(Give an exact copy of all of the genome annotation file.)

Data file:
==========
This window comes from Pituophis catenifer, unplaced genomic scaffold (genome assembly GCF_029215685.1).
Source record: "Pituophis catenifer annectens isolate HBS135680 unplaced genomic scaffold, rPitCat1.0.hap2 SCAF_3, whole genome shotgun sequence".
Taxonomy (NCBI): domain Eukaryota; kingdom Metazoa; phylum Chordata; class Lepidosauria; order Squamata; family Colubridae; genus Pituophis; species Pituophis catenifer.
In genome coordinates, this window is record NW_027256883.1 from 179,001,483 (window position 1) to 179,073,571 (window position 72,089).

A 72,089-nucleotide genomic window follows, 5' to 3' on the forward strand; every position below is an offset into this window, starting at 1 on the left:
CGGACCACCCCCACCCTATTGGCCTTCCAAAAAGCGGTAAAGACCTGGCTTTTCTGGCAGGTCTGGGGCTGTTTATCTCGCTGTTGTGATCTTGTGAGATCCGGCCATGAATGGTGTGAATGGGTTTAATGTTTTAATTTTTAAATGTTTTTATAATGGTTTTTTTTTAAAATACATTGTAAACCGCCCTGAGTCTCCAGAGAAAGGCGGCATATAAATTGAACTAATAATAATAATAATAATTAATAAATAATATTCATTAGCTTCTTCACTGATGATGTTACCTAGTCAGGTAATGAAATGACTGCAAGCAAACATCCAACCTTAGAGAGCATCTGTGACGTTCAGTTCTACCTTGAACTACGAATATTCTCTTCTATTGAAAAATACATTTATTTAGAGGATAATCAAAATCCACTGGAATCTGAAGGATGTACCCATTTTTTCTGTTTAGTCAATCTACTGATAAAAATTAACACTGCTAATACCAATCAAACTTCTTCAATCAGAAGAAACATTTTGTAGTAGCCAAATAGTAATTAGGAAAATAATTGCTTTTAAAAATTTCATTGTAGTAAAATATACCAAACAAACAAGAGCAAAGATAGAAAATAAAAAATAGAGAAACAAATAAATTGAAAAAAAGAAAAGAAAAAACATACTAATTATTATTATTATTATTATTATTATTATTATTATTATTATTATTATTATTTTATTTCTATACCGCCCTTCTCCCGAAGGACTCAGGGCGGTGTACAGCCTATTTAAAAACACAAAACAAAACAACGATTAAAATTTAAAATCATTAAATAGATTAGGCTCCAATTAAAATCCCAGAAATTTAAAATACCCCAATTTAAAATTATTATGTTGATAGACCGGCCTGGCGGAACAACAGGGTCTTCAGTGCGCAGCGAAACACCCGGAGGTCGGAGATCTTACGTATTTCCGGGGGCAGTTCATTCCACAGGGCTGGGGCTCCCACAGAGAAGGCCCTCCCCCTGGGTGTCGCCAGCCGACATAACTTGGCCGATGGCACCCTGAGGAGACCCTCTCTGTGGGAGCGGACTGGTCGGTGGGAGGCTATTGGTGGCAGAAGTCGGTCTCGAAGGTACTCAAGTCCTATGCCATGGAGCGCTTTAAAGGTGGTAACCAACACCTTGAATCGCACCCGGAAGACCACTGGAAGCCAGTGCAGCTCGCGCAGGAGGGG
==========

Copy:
This window comes from Pituophis catenifer, unplaced genomic scaffold (genome assembly GCF_029215685.1).
Source record: "Pituophis catenifer annectens isolate HBS135680 unplaced genomic scaffold, rPitCat1.0.hap2 SCAF_3, whole genome shotgun sequence".
Taxonomy (NCBI): domain Eukaryota; kingdom Metazoa; phylum Chordata; class Lepidosauria; order Squamata; family Colubridae; genus Pituophis; species Pituophis catenifer.
In genome coordinates, this window is record NW_027256883.1 from 179,001,483 (window position 1) to 179,073,571 (window position 72,089).

A 72,089-nucleotide genomic window follows, 5' to 3' on the forward strand; every position below is an offset into this window, starting at 1 on the left:
CGGACCACCCCCACCCTATTGGCCTTCCAAAAAGCGGTAAAGACCTGGCTTTTCTGGCAGGTCTGGGGCTGTTTATCTCGCTGTTGTGATCTTGTGAGATCCGGCCATGAATGGTGTGAATGGGTTTAATGTTTTAATTTTTAAATGTTTTTATAATGGTTTTTTTTTAAAATACATTGTAAACCGCCCTGAGTCTCCAGAGAAAGGCGGCATATAAATTGAACTAATAATAATAATAATAATTAATAAATAATATTCATTAGCTTCTTCACTGATGATGTTACCTAGTCAGGTAATGAAATGACTGCAAGCAAACATCCAACCTTAGAGAGCATCTGTGACGTTCAGTTCTACCTTGAACTACGAATATTCTCTTCTATTGAAAAATACATTTATTTAGAGGATAATCAAAATCCACTGGAATCTGAAGGATGTACCCATTTTTTCTGTTTAGTCAATCTACTGATAAAAATTAACACTGCTAATACCAATCAAACTTCTTCAATCAGAAGAAACATTTTGTAGTAGCCAAATAGTAATTAGGAAAATAATTGCTTTTAAAAATTTCATTGTAGTAAAATATACCAAACAAACAAGAGCAAAGATAGAAAATAAAAAATAGAGAAACAAATAAATTGAAAAAAAGAAAAGAAAAAACATACTAATTATTATTATTATTATTATTATTATTATTATTATTATTATTATTATTATTTTATTTCTATACCGCCCTTCTCCCGAAGGACTCAGGGCGGTGTACAGCCTATTTAAAAACACAAAACAAAACAACGATTAAAATTTAAAATCATTAAATAGATTAGGCTCCAATTAAAATCCCAGAAATTTAAAATACCCCAATTTAAAATTATTATGTTGATAGACCGGCCTGGCGGAACAACAGGGTCTTCAGTGCGCAGCGAAACACCCGGAGGTCGGAGATCTTACGTATTTCCGGGGGCAGTTCATTCCACAGGGCTGGGGCTCCCACAGAGAAGGCCCTCCCCCTGGGTGTCGCCAGCCGACATAACTTGGCCGATGGCACCCTGAGGAGACCCTCTCTGTGGGAGCGGACTGGTCGGTGGGAGGCTATTGGTGGCAGAAGTCGGTCTCGAAGGTACTCAAGTCCTATGCCATGGAGCGCTTTAAAGGTGGTAACCAACACCTTGAATCGCACCCGGAAGACCACTGGAAGCCAGTGCAGCTCGCGCAGGAGGGG